However, when asked about their attitudes toward nonmarital childbearing, 66 percent of sexually active teens agreed that it is acceptable for an unmarried female to have a child, compared with 48 percent of teens who had never had sex (not shown). This difference was statistically significant at the 5 percent level. Teens who had previously had sexual intercourse were also more likely than other teens to approve of cohabitation before marriage (not shown). These findings suggest that, although sexually active teens are just as likely as other teens to express support for marriage, they are less likely to see marriage as a necessary first step before having a child or living with someone.

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Summary of Main Results

In this chapter, we examined teenagers’ attitudes and expectations concerning romantic relationships and marriage. We find that most teens express strong general support for marriage and believe it is better to get married than to go through life being single. Among high school seniors, most also say they feel well prepared for marriage and expect to get married one day. However, while support for marriage remains strong among teens, a growing proportion of them approve of cohabitation before marriage and want to delay getting married until later in life.

We also find that teens’ attitudes toward marriage differ by gender and family background characteristics. In general, teenage boys have more positive attitudes toward marriage than teenage girls do; however, boys are more likely than girls to want to delay marriage. Teens’ attitudes toward marriage are also closely linked with their family structure, with support for marriage strongest among teens who are living with both of their biological parents. Support for marriage is stronger among teens living in rural areas than it is for those living in more urban area. Even so, most teens expect to get married regardless of where they live.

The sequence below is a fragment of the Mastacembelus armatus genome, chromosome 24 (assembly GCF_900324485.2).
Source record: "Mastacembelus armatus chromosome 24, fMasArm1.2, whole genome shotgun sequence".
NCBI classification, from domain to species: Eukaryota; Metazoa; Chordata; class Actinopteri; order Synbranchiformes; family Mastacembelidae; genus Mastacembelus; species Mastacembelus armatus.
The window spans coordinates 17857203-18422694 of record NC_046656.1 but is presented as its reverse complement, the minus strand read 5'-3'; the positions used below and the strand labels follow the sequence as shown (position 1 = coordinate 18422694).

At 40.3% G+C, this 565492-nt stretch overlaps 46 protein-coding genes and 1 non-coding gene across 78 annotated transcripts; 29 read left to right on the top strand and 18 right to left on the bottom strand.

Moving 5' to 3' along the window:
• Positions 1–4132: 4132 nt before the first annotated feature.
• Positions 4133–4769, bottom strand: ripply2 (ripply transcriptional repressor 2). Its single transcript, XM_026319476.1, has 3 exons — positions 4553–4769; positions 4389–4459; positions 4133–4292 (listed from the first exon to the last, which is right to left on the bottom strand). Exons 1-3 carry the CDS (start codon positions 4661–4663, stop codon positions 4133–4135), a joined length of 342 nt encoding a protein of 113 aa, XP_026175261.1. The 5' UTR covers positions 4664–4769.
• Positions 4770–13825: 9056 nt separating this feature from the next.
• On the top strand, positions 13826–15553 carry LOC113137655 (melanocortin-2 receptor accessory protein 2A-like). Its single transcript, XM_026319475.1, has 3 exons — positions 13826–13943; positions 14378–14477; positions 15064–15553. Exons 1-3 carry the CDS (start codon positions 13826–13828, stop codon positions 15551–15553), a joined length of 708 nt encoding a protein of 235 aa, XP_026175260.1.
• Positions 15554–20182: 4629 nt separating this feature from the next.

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Endnotes

1. The gender gap in the percentage of high school seniors wanting to delay marriage for at least four or five years was 6 percentage points in 2006, compared with nearly 18 percentage points in 1976. This represents a statistically significant decline (at the .05 level) in the gender gap for this measure over this 30-year period.

2.Number, Timing, and Duration of Marriages and Divorces:  2004”. Available at:  [http://www.census.gov/population/www/socdemo/marr-div/2004detailed_tables.html]. Accessed May 16, 2008.

3. These estimates are adjusted for differences in the racial/ethnic composition of rural and urban areas. However, the findings are similar when the estimates are not adjusted in this way. Rural areas are defined as areas outside of regions defined by the U.S. Census Bureau as Metropolitan Statistical Areas (MSAs). Conversely, more urban areas are defined as regions within MSAs.